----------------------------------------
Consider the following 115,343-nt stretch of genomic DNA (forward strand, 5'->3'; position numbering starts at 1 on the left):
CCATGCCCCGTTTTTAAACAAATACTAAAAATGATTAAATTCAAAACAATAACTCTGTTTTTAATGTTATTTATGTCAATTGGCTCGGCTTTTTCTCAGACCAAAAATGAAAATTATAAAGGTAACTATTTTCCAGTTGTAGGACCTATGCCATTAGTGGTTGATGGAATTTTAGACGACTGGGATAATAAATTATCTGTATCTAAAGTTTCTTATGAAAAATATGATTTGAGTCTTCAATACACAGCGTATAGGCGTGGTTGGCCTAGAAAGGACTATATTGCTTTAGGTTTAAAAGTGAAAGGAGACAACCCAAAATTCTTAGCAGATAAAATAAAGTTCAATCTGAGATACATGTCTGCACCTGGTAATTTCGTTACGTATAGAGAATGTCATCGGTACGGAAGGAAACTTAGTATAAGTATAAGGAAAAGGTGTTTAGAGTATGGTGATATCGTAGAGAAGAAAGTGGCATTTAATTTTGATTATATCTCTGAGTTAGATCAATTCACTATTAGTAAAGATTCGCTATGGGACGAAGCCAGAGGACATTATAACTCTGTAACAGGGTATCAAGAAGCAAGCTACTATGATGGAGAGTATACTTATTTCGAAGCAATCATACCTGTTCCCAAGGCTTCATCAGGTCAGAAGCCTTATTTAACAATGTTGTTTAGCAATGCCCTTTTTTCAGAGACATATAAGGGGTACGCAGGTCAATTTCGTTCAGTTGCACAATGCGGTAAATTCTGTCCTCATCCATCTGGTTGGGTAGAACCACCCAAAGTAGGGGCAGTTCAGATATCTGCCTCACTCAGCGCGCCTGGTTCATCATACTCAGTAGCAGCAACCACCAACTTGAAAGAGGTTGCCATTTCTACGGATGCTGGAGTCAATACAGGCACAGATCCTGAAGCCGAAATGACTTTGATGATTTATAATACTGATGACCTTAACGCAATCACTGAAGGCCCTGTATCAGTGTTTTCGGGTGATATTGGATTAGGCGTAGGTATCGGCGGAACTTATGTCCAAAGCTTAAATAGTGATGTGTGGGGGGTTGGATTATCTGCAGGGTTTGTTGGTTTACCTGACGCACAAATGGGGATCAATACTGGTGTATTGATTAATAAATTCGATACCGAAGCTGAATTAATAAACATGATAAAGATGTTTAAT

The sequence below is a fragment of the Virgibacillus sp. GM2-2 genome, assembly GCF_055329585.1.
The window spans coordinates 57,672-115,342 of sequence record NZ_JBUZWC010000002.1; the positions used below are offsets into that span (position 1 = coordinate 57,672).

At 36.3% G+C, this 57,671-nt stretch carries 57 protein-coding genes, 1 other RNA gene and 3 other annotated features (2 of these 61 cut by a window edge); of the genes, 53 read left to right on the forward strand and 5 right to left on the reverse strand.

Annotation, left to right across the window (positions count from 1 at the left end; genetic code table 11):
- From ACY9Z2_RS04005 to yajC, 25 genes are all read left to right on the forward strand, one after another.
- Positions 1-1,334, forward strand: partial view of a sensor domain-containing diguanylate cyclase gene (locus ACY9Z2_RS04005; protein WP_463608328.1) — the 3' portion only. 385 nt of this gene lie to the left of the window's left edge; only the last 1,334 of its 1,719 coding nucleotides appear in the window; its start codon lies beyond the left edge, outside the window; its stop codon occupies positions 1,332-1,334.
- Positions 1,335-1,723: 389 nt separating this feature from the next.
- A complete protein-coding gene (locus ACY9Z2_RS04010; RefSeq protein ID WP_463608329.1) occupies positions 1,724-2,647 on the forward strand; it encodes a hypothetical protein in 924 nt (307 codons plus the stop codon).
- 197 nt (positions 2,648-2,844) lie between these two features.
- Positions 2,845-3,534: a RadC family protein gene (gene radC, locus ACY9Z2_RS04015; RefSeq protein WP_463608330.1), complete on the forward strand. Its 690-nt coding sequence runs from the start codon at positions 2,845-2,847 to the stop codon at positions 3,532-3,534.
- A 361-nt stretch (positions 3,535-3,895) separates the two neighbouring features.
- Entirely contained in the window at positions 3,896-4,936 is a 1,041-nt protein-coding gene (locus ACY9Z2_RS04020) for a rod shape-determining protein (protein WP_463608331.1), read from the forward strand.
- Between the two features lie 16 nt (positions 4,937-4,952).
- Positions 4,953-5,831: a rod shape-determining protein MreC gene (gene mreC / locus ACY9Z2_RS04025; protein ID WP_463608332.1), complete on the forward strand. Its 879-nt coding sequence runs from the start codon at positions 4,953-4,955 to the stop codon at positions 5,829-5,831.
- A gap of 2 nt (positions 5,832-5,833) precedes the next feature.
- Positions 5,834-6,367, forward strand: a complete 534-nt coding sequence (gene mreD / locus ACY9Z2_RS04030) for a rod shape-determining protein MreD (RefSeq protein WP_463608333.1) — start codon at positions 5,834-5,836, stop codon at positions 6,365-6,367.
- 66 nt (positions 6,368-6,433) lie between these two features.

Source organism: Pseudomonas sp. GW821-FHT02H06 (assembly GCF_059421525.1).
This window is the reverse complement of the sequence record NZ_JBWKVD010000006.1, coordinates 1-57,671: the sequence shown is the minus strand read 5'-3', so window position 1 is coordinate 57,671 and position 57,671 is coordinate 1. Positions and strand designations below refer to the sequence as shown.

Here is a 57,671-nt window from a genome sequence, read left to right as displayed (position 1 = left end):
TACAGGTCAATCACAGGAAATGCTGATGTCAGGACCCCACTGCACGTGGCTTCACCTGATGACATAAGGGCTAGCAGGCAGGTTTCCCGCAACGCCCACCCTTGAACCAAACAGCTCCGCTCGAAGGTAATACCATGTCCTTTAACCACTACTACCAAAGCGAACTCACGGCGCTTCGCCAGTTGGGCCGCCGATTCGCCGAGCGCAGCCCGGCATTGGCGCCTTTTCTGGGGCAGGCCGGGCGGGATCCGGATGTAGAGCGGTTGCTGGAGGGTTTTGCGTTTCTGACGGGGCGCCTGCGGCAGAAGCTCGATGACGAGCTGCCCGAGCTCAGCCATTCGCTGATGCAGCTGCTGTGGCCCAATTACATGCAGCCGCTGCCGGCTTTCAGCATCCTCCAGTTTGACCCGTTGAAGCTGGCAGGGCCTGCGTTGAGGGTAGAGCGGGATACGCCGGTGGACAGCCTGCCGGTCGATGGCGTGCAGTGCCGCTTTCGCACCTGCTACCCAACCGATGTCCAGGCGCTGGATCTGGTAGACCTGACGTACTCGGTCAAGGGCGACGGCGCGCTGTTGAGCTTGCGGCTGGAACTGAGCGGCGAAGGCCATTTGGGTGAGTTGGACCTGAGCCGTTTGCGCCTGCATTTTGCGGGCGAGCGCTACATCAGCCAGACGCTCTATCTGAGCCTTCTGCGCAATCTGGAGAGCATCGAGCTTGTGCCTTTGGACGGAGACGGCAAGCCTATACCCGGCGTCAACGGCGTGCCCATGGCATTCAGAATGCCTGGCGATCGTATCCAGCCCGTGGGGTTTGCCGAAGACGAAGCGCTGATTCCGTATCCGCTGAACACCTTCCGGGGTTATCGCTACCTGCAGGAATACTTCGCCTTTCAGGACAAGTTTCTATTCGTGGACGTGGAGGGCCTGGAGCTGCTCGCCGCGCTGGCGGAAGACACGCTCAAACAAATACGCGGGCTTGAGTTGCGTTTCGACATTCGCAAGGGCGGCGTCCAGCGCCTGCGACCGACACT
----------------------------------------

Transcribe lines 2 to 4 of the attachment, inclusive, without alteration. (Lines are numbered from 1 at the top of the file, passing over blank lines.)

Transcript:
CCATGCCCCGTTTTTAAACAAATACTAAAAATGATTAAATTCAAAACAATAACTCTGTTTTTAATGTTATTTATGTCAATTGGCTCGGCTTTTTCTCAGACCAAAAATGAAAATTATAAAGGTAACTATTTTCCAGTTGTAGGACCTATGCCATTAGTGGTTGATGGAATTTTAGACGACTGGGATAATAAATTATCTGTATCTAAAGTTTCTTATGAAAAATATGATTTGAGTCTTCAATACACAGCGTATAGGCGTGGTTGGCCTAGAAAGGACTATATTGCTTTAGGTTTAAAAGTGAAAGGAGACAACCCAAAATTCTTAGCAGATAAAATAAAGTTCAATCTGAGATACATGTCTGCACCTGGTAATTTCGTTACGTATAGAGAATGTCATCGGTACGGAAGGAAACTTAGTATAAGTATAAGGAAAAGGTGTTTAGAGTATGGTGATATCGTAGAGAAGAAAGTGGCATTTAATTTTGATTATATCTCTGAGTTAGATCAATTCACTATTAGTAAAGATTCGCTATGGGACGAAGCCAGAGGACATTATAACTCTGTAACAGGGTATCAAGAAGCAAGCTACTATGATGGAGAGTATACTTATTTCGAAGCAATCATACCTGTTCCCAAGGCTTCATCAGGTCAGAAGCCTTATTTAACAATGTTGTTTAGCAATGCCCTTTTTTCAGAGACATATAAGGGGTACGCAGGTCAATTTCGTTCAGTTGCACAATGCGGTAAATTCTGTCCTCATCCATCTGGTTGGGTAGAACCACCCAAAGTAGGGGCAGTTCAGATATCTGCCTCACTCAGCGCGCCTGGTTCATCATACTCAGTAGCAGCAACCACCAACTTGAAAGAGGTTGCCATTTCTACGGATGCTGGAGTCAATACAGGCACAGATCCTGAAGCCGAAATGACTTTGATGATTTATAATACTGATGACCTTAACGCAATCACTGAAGGCCCTGTATCAGTGTTTTCGGGTGATATTGGATTAGGCGTAGGTATCGGCGGAACTTATGTCCAAAGCTTAAATAGTGATGTGTGGGGGGTTGGATTATCTGCAGGGTTTGTTGGTTTACCTGACGCACAAATGGGGATCAATACTGGTGTATTGATTAATAAATTCGATACCGAAGCTGAATTAATAAACATGATAAAGATGTTTAAT

The sequence below is a fragment of the Virgibacillus sp. GM2-2 genome, assembly GCF_055329585.1.
The window spans coordinates 57,672-115,342 of sequence record NZ_JBUZWC010000002.1; the positions used below are offsets into that span (position 1 = coordinate 57,672).